At the most basic level, there is a failure within these instrument specific organizations to recognize they need to be a part of turning this situation around and they need to fully embrace why. By not doing so they are significantly compromising the long term health of the members and the health of the manufacturers and retailers that support them. If these organizations truly love the instrument they represent, then their integrity should be to do what is best for the sake of preserving the instrument they love, the people who love it, and, the people who make it and sell it, first above all else and equally.
While there are instrument repair programs in the field, there are few programs devoted to training for sales positions for retails stores or manufacturing positions. I personally have been working on this issue for decades. First at DePaul University where I built a Music Business Program trying to advance opportunities like these for musicians and now again through Lisa’s Clarinet Shop.
I have seen this problem coming for a long time. It has only been since the pandemic that musicians seem interested in earning money in new ways to stay in the industry. I am ready to do this! Are you? Let’s help them grow and help turn around the industry! I would love to partner up with other like minded organizations, educators, musicians who are ready to do something to help.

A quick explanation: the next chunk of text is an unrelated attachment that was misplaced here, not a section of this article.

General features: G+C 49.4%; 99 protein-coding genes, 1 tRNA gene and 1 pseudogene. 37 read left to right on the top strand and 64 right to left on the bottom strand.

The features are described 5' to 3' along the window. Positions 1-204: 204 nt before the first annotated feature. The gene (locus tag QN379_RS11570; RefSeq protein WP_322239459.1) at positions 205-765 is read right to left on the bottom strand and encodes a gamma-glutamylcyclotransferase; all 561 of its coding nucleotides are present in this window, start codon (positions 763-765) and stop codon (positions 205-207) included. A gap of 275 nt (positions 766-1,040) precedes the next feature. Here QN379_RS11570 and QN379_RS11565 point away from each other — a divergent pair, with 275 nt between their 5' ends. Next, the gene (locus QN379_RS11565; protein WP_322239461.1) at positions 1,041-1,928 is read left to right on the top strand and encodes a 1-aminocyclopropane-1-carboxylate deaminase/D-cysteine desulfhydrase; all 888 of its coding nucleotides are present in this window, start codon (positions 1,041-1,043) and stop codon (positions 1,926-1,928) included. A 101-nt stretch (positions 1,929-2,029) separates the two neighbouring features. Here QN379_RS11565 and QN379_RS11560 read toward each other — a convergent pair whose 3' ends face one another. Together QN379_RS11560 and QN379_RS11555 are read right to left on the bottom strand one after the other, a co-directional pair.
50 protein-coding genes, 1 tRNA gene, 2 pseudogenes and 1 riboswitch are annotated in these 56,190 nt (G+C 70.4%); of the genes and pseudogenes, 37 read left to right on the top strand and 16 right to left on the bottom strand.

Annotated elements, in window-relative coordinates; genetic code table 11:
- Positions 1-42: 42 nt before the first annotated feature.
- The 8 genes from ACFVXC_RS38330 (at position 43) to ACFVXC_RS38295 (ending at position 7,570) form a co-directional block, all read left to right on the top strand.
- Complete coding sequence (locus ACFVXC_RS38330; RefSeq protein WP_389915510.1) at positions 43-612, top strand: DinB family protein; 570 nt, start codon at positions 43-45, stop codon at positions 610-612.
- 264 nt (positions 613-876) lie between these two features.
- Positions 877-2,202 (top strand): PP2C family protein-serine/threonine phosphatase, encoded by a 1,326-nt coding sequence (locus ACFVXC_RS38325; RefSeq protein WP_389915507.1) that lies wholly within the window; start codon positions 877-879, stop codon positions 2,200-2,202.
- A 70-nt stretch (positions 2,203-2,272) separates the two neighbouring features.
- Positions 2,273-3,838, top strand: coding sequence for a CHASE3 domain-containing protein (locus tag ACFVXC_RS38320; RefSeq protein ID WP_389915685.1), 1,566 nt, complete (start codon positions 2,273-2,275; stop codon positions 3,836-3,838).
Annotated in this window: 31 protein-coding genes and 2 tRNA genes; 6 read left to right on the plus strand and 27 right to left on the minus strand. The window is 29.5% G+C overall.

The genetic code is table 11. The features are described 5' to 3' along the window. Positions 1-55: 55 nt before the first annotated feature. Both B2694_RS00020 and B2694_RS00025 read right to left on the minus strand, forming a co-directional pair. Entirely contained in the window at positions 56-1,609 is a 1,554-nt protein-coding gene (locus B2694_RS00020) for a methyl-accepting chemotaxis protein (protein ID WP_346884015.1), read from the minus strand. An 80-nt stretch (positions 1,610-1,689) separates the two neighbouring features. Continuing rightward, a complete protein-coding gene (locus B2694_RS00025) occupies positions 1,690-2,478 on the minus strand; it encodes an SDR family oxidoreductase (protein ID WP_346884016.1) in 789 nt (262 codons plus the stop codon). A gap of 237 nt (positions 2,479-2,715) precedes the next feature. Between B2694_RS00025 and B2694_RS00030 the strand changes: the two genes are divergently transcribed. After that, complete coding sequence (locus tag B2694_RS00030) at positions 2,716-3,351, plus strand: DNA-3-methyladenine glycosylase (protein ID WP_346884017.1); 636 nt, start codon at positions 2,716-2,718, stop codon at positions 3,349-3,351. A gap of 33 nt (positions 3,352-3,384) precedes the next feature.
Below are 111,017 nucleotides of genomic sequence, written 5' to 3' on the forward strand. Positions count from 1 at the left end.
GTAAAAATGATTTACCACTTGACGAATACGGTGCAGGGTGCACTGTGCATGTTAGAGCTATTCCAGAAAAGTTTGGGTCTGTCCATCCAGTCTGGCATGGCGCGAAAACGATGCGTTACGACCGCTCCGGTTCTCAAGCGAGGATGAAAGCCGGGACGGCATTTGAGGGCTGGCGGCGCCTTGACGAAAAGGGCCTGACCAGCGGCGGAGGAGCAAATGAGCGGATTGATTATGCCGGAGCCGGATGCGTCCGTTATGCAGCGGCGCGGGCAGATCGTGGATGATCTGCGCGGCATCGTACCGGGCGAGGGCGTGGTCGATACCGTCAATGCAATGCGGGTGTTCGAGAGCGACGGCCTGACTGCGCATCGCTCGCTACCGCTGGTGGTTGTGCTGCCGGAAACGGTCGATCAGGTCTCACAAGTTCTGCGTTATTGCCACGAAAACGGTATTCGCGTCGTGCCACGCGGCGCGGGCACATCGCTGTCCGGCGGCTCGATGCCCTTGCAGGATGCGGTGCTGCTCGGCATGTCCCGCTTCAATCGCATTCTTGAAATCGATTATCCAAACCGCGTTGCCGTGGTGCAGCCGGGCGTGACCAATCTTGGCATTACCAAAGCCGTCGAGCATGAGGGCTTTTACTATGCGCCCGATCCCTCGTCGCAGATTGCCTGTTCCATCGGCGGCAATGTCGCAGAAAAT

In our industry, The National Association of Musical Merchants offers sales training and other industry educational offerings to its members, but over the years there has been little to no focus from higher education, community colleges or even career coaches on the most basic forms of industry health- sales and repair training. These opportunities produce viable opportunities for graduates that are now desperately needed in the field and tangible results and metrics that prove value to the education delivered and are vital to industry success.
In recent years, a plethora of educators and performers have sprung up in the market offering career and business skills coaching, with limited experience as entrepreneurs, in most cases. If only they would start acting as job boards, trainers for franchises or job recruiters and offer tangible practice outcomes. If they would work with manufactures and retailers to help create opportunities in sales and repair to help them expand in communities where they are under represented and could be better served, this would be of value.
While its great to have a career coach to talk to, musicians would be better served having paid opportunities or building new skills that will pay and having a coach on the side to talk to instead of relying on these coaches that have limited business building experience beyond traditional education and performance opportunities which in 10 years will be even less if we don’t help manufacturers build a stronger market through the growth of instrument sales, and quality repair. The trouble is none of these coaches have any industry experience to draw on so they are only able to sell what they know how to do which in this situation won’t help turn the industry around.